Distributing a Keras Model Across Multiple GPUs
I'm trying to create a very large Keras model and distribute it across multiple GPUs. To be clear I'm not trying to put multiple copies of the same model on multiple GPUs; I'm trying to put one large model across multiple GPUs. I've been using the multi_gpu_model function in Keras but based off a lot of the out of memory errors I've gotten while doing this it seems like it's just replicating the model rather than distributing it like I'd like.
I looked into Horovod but because I have a lot of windows specific logging tools running I'm hesitant to use it.
This seems to leave only tf.estimators for me to use. It's not clear from documentation though how I would use these estimators to do what I'm trying to do. For example which distribution strategy in tf.contrib.distribute would allow me to effectively batch out the model in the way I'm looking to do?
Is what I'm seeking to do with estimators possible and if so which strategy should I use?
You may use Estimator API. Convert your model using
session_config = tf.ConfigProto(allow_soft_placement=True) distribute = tf.contrib.distribute.MirroredStrategy(num_gpus=4) run_config = tf.estimator.RunConfig(train_distribute=distribute) your_network = tf.keras.estimator.model_to_estimator(model_fn=your_keras_model, config=run_config) your_network.train(input_fn)
Don't forget to compile model
Distributing a Keras Model Across Multiple GPUs, Setup input pipeline. When training a model with multiple GPUs, you can use the extra computing power effectively by increasing the batch size. In general, use To do single-host, multi-device synchronous training with a Keras model, you would use the tf.distribute.MirroredStrategy API. Here's how it works: Instantiate a MirroredStrategy, optionally configuring which specific devices you want to use (by default the strategy will use all GPUs available).
You can manually assign different parts of your Keras model to different GPUs using the TensorFlow backend. This guide provides detailed examples and this article explains using Keras with TensorFlow.
import tensorflow as tf with tf.device("/device:GPU:0"): #Create first part of your neural network with tf.device("/device:GPU:1"): #Create second part of your neural network #... with tf.device("/device:GPU:n"): #Create nth part of your neural network
Beware: Communication delays between the CPU and multiple GPUs may add a substantial overhead to training.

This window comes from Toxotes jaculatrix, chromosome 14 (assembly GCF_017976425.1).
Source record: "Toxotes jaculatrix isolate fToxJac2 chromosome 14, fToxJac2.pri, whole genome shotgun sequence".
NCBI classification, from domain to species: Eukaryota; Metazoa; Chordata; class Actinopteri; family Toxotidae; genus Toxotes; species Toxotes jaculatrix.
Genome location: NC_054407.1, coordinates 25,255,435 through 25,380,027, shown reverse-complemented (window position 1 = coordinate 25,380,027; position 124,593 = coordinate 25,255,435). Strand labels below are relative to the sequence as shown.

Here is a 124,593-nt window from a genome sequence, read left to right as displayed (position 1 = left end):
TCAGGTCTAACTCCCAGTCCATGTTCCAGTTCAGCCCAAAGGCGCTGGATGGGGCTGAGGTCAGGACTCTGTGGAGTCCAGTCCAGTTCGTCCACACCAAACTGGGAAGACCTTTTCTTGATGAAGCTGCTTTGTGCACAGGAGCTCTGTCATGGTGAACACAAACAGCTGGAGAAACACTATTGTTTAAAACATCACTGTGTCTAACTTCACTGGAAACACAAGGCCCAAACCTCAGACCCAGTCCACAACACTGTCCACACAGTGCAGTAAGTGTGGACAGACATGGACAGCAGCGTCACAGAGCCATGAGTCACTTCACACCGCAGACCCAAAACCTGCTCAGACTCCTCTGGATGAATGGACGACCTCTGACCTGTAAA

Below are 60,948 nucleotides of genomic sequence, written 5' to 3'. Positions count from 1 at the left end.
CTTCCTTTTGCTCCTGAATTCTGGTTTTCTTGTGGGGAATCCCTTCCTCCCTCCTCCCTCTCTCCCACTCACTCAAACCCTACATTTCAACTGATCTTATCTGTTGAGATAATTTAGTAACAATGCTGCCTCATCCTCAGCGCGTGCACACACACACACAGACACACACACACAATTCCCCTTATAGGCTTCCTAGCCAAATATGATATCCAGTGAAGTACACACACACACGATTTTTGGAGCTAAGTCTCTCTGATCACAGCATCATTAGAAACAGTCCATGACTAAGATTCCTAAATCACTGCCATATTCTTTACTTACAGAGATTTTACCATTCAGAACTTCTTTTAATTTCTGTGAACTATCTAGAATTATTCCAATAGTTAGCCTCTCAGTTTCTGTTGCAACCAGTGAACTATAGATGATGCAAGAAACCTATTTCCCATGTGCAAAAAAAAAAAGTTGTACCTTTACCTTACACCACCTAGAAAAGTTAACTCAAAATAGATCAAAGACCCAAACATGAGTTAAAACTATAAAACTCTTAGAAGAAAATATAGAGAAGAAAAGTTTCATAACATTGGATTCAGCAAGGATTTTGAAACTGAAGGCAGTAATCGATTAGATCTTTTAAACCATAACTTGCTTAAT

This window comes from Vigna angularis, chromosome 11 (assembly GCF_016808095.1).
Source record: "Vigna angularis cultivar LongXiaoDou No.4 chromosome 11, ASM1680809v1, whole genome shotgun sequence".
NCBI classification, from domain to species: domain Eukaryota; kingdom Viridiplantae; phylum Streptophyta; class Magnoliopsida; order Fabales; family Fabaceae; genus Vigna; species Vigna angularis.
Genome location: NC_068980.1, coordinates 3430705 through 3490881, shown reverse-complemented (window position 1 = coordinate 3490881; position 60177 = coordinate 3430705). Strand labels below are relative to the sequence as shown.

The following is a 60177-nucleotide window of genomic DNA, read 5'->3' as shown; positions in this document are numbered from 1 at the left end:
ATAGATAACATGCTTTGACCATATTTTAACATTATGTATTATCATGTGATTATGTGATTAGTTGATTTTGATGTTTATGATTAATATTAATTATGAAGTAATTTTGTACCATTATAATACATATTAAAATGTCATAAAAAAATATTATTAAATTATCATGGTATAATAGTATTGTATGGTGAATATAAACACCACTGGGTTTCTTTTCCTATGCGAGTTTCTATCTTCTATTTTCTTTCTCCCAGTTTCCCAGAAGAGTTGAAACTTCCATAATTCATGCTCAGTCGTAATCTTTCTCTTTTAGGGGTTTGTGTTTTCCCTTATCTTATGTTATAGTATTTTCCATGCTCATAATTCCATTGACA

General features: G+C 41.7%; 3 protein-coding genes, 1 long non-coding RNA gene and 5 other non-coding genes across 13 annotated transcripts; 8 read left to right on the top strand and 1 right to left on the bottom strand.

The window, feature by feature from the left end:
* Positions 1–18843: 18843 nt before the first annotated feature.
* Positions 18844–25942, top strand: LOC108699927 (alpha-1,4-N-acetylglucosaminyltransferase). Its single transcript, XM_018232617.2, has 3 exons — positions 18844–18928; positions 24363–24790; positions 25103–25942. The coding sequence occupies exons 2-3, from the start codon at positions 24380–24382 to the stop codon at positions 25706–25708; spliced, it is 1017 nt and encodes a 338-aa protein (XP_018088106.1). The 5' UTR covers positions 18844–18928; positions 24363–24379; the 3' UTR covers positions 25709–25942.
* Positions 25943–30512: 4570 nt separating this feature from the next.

Distributed training with Keras, Strategy is a TensorFlow API to distribute training across multiple GPUs, multiple Here is a snippet of code to do this for a very simple Keras model with one When training a model with multiple GPUs, you can use the extra computing power effectively by increasing the batch size. In general, use the largest batch size that fits the GPU memory, and tune the learning rate accordingly.
You need device parallelism. This section of the Keras FAQ provides an example how to do this with Keras:
# Model where a shared LSTM is used to encode two different sequences in parallel input_a = keras.Input(shape=(140, 256)) input_b = keras.Input(shape=(140, 256)) shared_lstm = keras.layers.LSTM(64) # Process the first sequence on one GPU with tf.device_scope('/gpu:0'): encoded_a = shared_lstm(tweet_a) # Process the next sequence on another GPU with tf.device_scope('/gpu:1'): encoded_b = shared_lstm(tweet_b) # Concatenate results on CPU with tf.device_scope('/cpu:0'): merged_vector = keras.layers.concatenate([encoded_a, encoded_b], axis=-1)
Distributed training with TensorFlow, MirroredStrategy for distributing your training workloads across multiple GPUs for tf.keras models. Distributed training can be particularly very This tutorial uses the tf.distribute.MirroredStrategy, which does in-graph replication with synchronous training on many GPUs on one machine. Essentially, it copies all of the model's variables to each processor. Then, it uses all-reduce to combine the gradients from all processors and applies the combined value to all copies of the model.
Distributed training in tf.keras with Weights & Biases, from keras.utils import multi_gpu_model # Replicates `model` on 8 GPUs. optimizer='rmsprop') # This `fit` call will be distributed on 8 GPUs. # Since the batch TensorFlow’s distributed strategies make it extremely easier for us to seamlessly scale up our heavy training workloads across multiple hardware accelerators — be it GPUs or even TPUs. That said, distributed training has been a challenge for a long time especially when it comes to neural network training.
Multi GPU in keras, For the device parallelism (aka model parallelism) see this FAQ: Keras which will make your training be distributed on multiple GPUs on one The tf.distribute.Strategy API provides an abstraction for distributing your training across multiple processing units. The goal is to allow users to enable distributed training using existing models and training code, with minimal changes. This tutorial uses the tf.distribute.MirroredStrategy
Spliting keras model into multiple GPU's, Using Keras to train deep neural networks with multiple GPUs (Photo credit: now and I'm incredibly excited to see it as part of the official Keras distribution. we'll store a copy of the model on *every* GPU and then combine. There is a multi_gpu_model() function in Keras which will make your training be distributed on multiple GPUs on one machine. But, as it is stated in the documentation, this approach copies the graph on multiple GPUs and splits the batches to those multiple GPUs and later fuses them.